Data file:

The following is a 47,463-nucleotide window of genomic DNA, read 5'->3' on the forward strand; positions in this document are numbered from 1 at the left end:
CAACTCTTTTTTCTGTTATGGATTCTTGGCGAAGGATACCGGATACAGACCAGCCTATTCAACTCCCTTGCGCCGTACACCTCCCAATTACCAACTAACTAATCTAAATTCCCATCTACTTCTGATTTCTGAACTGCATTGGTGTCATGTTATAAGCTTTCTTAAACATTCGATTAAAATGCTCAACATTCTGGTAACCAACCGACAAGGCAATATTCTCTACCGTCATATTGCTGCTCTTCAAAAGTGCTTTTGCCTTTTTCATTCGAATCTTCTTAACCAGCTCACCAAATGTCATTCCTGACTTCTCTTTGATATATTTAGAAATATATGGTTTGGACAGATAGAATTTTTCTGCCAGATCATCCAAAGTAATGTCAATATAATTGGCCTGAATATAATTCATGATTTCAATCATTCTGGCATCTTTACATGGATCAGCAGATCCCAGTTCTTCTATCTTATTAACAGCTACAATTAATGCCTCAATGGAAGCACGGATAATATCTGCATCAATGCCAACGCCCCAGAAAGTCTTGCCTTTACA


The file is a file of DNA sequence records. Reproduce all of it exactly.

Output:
The following is a 47,463-nucleotide window of genomic DNA, read 5'->3' on the forward strand; positions in this document are numbered from 1 at the left end:
CAACTCTTTTTTCTGTTATGGATTCTTGGCGAAGGATACCGGATACAGACCAGCCTATTCAACTCCCTTGCGCCGTACACCTCCCAATTACCAACTAACTAATCTAAATTCCCATCTACTTCTGATTTCTGAACTGCATTGGTGTCATGTTATAAGCTTTCTTAAACATTCGATTAAAATGCTCAACATTCTGGTAACCAACCGACAAGGCAATATTCTCTACCGTCATATTGCTGCTCTTCAAAAGTGCTTTTGCCTTTTTCATTCGAATCTTCTTAACCAGCTCACCAAATGTCATTCCTGACTTCTCTTTGATATATTTAGAAATATATGGTTTGGACAGATAGAATTTTTCTGCCAGATCATCCAAAGTAATGTCAATATAATTGGCCTGAATATAATTCATGATTTCAATCATTCTGGCATCTTTACATGGATCAGCAGATCCCAGTTCTTCTATCTTATTAACAGCTACAATTAATGCCTCAATGGAAGCACGGATAATATCTGCATCAATGCCAACGCCCCAGAAAGTCTTGCCTTTACA